Education that spurs creativity in children
Children are born to be creative, like eagles are born to soar, see the world, and find food, not scratch and fight for scraps in a coop. Instead of competing against each other on memorisation tests, when children utilise their creativity to its full potential, creativity can contribute to healthy lives and future careers.
Creative thinking skills can be considered as one of the key competencies for the 21st-century, and its effects are widespread. It allows us to fly to the moon, create art, develop computers, and cure illness. Creativity has not only been recognised in the sciences and the arts but has also been shown to play an important role in everyday problem-solving.
However, creativity is neither valued nor incentivised in most of our schools in Bangladesh or the educational system; instead, rote learning is highly rewarded. This tempts students to memorise rather than understand the concepts in a desperate attempt to produce results in the face of cut-throat competition.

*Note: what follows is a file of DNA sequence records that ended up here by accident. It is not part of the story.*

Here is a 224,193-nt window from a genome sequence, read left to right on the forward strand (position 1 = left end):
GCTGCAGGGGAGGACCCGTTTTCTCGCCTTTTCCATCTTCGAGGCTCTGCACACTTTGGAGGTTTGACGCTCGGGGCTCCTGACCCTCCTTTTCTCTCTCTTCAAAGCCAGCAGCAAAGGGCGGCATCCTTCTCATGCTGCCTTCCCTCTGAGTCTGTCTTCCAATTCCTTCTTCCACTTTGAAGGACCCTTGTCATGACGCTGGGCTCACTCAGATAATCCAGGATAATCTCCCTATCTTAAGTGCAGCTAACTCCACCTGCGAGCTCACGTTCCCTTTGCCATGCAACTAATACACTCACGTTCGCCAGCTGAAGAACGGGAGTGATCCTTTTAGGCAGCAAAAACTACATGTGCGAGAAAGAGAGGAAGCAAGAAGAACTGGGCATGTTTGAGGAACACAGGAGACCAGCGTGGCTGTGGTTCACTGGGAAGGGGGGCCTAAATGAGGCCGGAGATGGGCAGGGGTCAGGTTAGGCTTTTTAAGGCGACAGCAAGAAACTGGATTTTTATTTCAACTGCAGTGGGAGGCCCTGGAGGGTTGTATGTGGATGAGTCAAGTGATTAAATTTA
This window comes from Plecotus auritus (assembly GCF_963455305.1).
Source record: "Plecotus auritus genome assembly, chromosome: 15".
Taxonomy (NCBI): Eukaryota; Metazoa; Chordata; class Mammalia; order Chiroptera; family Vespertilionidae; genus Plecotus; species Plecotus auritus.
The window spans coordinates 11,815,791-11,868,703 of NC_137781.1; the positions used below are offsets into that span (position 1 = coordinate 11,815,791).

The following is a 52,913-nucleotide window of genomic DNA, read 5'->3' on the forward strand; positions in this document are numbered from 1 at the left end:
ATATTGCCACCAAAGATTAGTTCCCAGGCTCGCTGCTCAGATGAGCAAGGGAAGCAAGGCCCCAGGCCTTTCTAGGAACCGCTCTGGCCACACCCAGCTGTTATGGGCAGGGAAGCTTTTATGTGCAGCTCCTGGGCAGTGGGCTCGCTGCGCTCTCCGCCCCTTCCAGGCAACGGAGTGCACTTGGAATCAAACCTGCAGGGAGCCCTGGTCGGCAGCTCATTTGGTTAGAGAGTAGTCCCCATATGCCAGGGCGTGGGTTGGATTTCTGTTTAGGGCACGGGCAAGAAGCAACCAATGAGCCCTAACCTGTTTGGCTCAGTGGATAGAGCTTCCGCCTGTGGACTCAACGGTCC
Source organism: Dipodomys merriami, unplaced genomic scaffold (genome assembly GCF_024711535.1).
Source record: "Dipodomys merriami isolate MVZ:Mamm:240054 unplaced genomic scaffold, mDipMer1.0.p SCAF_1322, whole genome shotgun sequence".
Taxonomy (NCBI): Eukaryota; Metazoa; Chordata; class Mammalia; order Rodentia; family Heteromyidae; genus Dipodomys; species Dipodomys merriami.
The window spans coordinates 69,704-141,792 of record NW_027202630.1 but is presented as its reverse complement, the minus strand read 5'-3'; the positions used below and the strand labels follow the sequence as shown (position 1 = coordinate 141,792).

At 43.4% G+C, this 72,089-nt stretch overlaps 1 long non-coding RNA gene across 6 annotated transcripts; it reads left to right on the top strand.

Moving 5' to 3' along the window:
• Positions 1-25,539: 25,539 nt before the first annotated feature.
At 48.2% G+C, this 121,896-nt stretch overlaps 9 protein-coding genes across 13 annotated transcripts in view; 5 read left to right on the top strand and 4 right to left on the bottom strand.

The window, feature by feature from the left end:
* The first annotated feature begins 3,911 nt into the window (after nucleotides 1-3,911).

Because of the incentives or sanctions on schools and teachers based on students' test scores, schools have turned to rote lecturing to teach all tested material and spent time teaching specific test-taking skills. Students memorise information without opportunities for applications. This approach stifles natural curiosities, the joy of learning, and exploring that might lead to their passions.
Making the test scores the measure of success fosters students' competition and narrows their goals, such as getting rich while decreasing their empathy and compassion for those in need. However, the greatest innovators in history were inspired by big visions such as changing the world. Their big visions helped their minds transcend the concrete constraints or limitations and recognize patterns or relationships among the unrelated.